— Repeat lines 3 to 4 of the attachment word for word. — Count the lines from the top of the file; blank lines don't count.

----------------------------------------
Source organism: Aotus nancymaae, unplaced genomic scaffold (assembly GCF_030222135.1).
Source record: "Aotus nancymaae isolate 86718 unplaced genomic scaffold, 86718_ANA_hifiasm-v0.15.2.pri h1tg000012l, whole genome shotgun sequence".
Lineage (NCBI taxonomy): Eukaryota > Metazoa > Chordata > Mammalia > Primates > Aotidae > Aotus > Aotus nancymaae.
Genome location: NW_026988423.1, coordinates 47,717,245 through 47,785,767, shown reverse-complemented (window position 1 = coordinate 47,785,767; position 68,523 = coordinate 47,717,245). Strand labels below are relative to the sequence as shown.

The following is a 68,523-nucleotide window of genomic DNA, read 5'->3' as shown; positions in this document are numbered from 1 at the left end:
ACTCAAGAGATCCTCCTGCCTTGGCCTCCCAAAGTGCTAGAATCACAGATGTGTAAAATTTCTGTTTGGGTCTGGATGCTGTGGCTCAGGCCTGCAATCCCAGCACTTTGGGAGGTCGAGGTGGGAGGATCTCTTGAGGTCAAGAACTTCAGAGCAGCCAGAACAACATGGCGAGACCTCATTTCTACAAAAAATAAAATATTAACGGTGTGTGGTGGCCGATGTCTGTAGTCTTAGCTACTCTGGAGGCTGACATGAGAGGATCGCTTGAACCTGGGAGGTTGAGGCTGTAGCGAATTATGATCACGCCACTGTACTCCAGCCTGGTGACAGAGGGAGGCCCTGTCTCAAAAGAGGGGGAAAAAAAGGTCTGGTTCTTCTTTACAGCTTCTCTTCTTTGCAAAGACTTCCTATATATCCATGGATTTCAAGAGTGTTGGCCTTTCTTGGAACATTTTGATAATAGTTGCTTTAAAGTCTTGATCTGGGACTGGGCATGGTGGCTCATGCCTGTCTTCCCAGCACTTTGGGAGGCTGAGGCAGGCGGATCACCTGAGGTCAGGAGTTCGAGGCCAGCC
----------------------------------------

Lineage (NCBI taxonomy): Eukaryota > Metazoa > Chordata > Mammalia > Primates > Aotidae > Aotus > Aotus nancymaae.
Genome location: NW_026988423.1, coordinates 47,717,245 through 47,785,767, shown reverse-complemented (window position 1 = coordinate 47,785,767; position 68,523 = coordinate 47,717,245). Strand labels below are relative to the sequence as shown.